More movement boosts learning
More movement in math and spelling classes let pupils gain four months of learning in two years time
Recently researchers from Holland published a study that looked at differences between normal classes and classes where activity was introduced to teach math and reading/spelling. In a period of two years 499 pupils from 12 different school at 8.1 years in average took part in three weekly classes with movement as part of teaching. All schools had an equal amount of control classes that did as before. It is well known through other studies that movement has a short term positive effect on learning. This is one of few studies until now that has made a long intervention and evaluated academic achievement.
The activities where related to the tasks performed but where also regular activities. Soo the pupils did things like boxing in the air, walking/stepping fast at one place or different movement that where related to the tasks. The movements was made into a part of how they learned.
Interesting things happened. At first the new type of classes where funny and the pupils liked them. Later the classes became more regular and blended into a way of learning. After the two years the results was that they gained four more months in spelling and math achievement compared with control children.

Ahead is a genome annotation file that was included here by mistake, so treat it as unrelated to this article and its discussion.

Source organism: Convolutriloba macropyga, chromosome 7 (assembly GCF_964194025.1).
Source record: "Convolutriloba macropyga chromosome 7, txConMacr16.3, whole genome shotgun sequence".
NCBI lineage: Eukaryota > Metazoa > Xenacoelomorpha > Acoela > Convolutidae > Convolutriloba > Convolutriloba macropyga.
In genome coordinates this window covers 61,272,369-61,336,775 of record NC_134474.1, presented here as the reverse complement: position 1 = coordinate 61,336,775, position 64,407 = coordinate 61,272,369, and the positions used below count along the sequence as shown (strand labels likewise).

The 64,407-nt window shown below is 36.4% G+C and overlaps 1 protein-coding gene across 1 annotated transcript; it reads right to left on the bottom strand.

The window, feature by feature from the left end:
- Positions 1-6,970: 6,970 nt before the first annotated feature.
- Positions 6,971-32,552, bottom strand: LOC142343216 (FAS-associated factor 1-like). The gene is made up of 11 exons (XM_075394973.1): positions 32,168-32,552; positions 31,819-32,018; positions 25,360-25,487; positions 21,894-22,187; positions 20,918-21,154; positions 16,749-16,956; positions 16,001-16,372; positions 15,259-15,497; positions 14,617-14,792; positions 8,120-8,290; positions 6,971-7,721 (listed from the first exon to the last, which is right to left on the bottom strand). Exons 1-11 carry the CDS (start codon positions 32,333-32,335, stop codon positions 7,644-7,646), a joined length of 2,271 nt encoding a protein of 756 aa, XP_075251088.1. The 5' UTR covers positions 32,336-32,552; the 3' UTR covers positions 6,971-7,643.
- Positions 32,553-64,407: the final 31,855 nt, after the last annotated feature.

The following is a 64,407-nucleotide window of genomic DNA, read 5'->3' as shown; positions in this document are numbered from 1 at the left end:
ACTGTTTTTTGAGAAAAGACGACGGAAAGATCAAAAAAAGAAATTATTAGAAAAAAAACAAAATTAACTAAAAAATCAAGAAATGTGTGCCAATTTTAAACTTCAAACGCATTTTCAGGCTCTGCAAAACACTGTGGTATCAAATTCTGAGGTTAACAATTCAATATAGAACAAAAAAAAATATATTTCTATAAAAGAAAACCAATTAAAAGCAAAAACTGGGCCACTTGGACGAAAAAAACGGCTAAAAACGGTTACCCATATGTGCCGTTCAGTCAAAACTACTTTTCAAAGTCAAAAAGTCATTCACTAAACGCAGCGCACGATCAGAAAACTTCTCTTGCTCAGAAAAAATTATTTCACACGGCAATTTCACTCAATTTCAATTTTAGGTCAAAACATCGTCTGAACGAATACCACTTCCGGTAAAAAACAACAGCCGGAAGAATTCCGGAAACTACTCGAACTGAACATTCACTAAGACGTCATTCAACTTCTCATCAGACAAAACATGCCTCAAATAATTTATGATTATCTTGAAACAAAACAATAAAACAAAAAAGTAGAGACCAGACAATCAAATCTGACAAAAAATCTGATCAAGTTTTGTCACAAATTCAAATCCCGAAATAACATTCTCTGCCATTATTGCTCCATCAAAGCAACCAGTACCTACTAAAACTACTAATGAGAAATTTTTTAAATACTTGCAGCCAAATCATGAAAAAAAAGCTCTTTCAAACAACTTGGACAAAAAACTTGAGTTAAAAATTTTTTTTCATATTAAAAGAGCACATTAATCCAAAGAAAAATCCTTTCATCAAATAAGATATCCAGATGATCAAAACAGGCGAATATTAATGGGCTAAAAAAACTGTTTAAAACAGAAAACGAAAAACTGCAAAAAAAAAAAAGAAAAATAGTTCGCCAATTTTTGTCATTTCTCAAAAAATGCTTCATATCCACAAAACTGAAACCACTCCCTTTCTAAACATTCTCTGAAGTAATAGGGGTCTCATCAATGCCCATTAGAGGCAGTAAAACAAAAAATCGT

The conclusions where that physical activity should be integrated in math andlanguage lessons to optimally improve those important skills.
As we celebrate movement as essential for human achievements this study tells an important story for our uprising generations. As movement is vital to us all we continue to point out the potential is has to change our lives. To gain four months of teaching is a strong message about how our brains function better when the body is moved and when circulation flows stronger.
Read the abstract here:
March 2016, VOLUME 137 / ISSUE 3
Physically Active Math and Language Lessons Improve Academic Achievement: A Cluster Randomized Controlled Trial
Marijke J. Mullender-Wijnsma, Esther Hartman, Johannes W. de Greeff, Simone Doolaard, Roel J. Bosker, Chris Visscher